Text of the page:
Serving updated pre-prohibition drinks, Bar R’Evolution is a 1920s-era bar using fresh ingredients and modern techniques. Located inside Restaurant Revolution in the French Quarter, the newest by chefs Rick Tramonto and John Folse, the bar serves more than 30 wines by the glass and a selection of regional and importer beers.  The daiquiris are made with fresh lime and the bar is known for its hand-crafted ingredients – Creole bitters, cherry bounce (preserved liquor) and ratafias (a liqueur flavored with persimmon)

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Bellocq (Hotel Modern, 936 St. Charles Ave., 504.962.0911)
The blood-red walls, plush furniture and back-lit bar makes you feel like you have walked into a bordello.  Aptly decorated, the bar name honors E.J. Bellocq who famously secretly photographed Storyville’s prostitutes in the 1900s.  Owners Kirk Estopinal and Neal Bodenheimer have created a menu featuring the traditional low-proof Cobbler.  The “cosmo” of its day, a Cobbler is a mix of aperitif wine (sherry, vermouth), fresh fruit and crushed ice with a tall straw that shows off the glass and ice.

Cure (4905 Freret St., 504.302.2357)
Also owned by Neal Bodenheimer and Kirk Estopinal, the name Cure is a nod to the historical place of cocktails coming from the pharmacies in the 19th century.  Like the pharmacies with their bottles of bitters and tinctures, glass jars filled with ingredients line the bar. Utilizing unlikely ingredients such as salt and red wine vinegar, Cure creates cocktails that are enjoyed among friends while you “cure” what troubles you.

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SoBou (W New Orleans-French Quarter, 310 Chartres St., 504.552.4095)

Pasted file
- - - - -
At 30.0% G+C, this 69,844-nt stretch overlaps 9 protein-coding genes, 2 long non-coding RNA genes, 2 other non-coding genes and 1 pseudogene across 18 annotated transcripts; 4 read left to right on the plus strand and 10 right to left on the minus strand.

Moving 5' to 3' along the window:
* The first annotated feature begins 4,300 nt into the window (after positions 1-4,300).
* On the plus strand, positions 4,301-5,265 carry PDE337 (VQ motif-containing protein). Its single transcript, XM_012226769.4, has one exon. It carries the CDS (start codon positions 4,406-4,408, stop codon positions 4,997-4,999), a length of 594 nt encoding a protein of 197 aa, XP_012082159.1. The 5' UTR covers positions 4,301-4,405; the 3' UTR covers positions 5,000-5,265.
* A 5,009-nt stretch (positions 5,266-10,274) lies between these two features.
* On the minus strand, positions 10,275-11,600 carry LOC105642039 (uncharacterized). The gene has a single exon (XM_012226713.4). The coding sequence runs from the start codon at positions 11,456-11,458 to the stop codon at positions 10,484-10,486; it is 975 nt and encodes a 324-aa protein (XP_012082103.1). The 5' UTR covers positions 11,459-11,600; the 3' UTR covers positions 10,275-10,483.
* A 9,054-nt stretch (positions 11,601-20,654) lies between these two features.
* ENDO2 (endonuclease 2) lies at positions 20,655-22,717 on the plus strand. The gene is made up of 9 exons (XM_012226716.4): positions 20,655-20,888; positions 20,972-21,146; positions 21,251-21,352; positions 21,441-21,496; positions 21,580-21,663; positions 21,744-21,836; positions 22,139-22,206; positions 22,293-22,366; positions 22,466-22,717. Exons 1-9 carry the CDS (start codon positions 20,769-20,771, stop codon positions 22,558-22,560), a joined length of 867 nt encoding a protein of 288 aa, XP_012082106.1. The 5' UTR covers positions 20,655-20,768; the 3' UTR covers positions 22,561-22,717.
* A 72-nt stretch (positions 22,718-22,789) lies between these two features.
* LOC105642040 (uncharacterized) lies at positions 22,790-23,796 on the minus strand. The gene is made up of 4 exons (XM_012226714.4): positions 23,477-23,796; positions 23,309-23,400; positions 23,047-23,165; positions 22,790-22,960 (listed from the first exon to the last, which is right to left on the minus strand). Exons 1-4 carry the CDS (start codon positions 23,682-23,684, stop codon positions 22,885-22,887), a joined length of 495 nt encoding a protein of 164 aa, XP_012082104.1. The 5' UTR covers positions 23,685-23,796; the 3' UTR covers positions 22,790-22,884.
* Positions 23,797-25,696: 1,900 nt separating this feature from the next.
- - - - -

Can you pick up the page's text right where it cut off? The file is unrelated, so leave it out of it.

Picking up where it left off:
Owned by the Commander’s Palace team, SoBou (named because it is south of Bourbon) offers cocktails created by Lu Brow of Cafe Adelaide and New York transplant Abigail Deirdre Gullo.  Using fresh, local ingredients, SoBou serves everything from classics to originals.  A modern, design, accented by apothecary bottles, this Creole saloon offers cocktails equal in quality and taste to Chef Juan Carlos Gonzalez’s Cajun and Creole small plates.  There is a “bar chef’s table” where cocktails are paired with food and for the wine and beer lovers there are self-service wine machines and personal beer taps in the center of 3 tables.

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St. Lawrence (219 N. Peters St., New Orleans, 504.525.4111)
A typical neighborhood bar, St. Lawrence may look like many of its neighbors but step inside and you are in for a cocktail treat.  In addition to craft cocktails, they also have a slushy machine.  However, these are not the ordinary Bourbon Street Slushies. With flavors like Mississippi Blueberry, Basil and Gin or Picatune Peach Vodka and Champagne Bellini, these slushies are in a category of their own.

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Sylvain (625 Chartres St., 504.265.8123)
Originally built as a three-story carriage house in 1796, the space was at one time owned by notorious French Quarter Madame Aunt Rose Arnold in the 1920s who Faulkner modeled “Miss Reba” after.   Sylvain offers a tasty bistro-style menu, but the cocktails are not to be overlooked.  Mixing classics with modern twists, the bartenders haven’t forgotten their history as they leave a Sazerac on the bar every night for Miss Reba.

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Victory Bar (339 Baronne St., 504.522.8664)
A casual, neighborhood bar in the CBD (Central Business District), Victory Bar is a relaxing, friendly bar that serves “whatever drink the guest wants.”  Owner Daniel Victory, who worked previously at the Ritz Carlton, opened Victory Bar to fill a void between the “dive bars and the craft cocktail bars.”  Using 100% fresh ingredients and cutting fruit per order, the quality is high while the cost remains low (cocktails cost $7-$11).

More bars worth checking out:
The Swizzle Stick Bar (300 Poydras St., Inside Loews New Orleans Hotel, 504.595.3305)
12 Mile Limit (500 S. Telemachus St., 504.488.8114)
Cocktail Bar (Windsor Court Hotel, 300 Gravier St., 504.523.6000)
Loa (International House Hotel, 221 Camp St., 504.553.9550)
Bar Tonique (820 N. Rampart St., 504.324.6045)

One thought on “From Traditional to Today: The Bars of New Orleans

  1. Wonderful work! This is the kind of info that are meant to be shared across the internet. Thank you =)